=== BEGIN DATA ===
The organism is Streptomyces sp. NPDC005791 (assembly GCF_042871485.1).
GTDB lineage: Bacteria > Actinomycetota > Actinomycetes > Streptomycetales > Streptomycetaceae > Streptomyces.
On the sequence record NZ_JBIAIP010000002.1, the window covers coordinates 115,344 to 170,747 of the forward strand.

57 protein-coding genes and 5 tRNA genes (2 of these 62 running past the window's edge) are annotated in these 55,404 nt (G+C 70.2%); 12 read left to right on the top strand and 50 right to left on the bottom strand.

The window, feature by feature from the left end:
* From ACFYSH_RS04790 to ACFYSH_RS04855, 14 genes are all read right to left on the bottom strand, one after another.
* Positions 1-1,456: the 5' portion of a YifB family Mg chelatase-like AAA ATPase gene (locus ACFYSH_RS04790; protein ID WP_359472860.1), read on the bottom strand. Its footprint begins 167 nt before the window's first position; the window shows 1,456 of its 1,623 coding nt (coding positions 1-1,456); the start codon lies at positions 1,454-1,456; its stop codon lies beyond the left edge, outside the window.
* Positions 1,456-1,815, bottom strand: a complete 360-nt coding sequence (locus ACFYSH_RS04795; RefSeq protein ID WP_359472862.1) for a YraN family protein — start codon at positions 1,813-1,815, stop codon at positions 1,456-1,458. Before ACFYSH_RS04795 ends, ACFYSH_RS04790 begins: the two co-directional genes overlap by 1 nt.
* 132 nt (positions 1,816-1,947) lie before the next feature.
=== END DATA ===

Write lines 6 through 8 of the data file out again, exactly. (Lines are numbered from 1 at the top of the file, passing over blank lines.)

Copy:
* From ACFYSH_RS04790 to ACFYSH_RS04855, 14 genes are all read right to left on the bottom strand, one after another.
* Positions 1-1,456: the 5' portion of a YifB family Mg chelatase-like AAA ATPase gene (locus ACFYSH_RS04790; protein ID WP_359472860.1), read on the bottom strand. Its footprint begins 167 nt before the window's first position; the window shows 1,456 of its 1,623 coding nt (coding positions 1-1,456); the start codon lies at positions 1,454-1,456; its stop codon lies beyond the left edge, outside the window.
* Positions 1,456-1,815, bottom strand: a complete 360-nt coding sequence (locus ACFYSH_RS04795; RefSeq protein ID WP_359472862.1) for a YraN family protein — start codon at positions 1,813-1,815, stop codon at positions 1,456-1,458. Before ACFYSH_RS04795 ends, ACFYSH_RS04790 begins: the two co-directional genes overlap by 1 nt.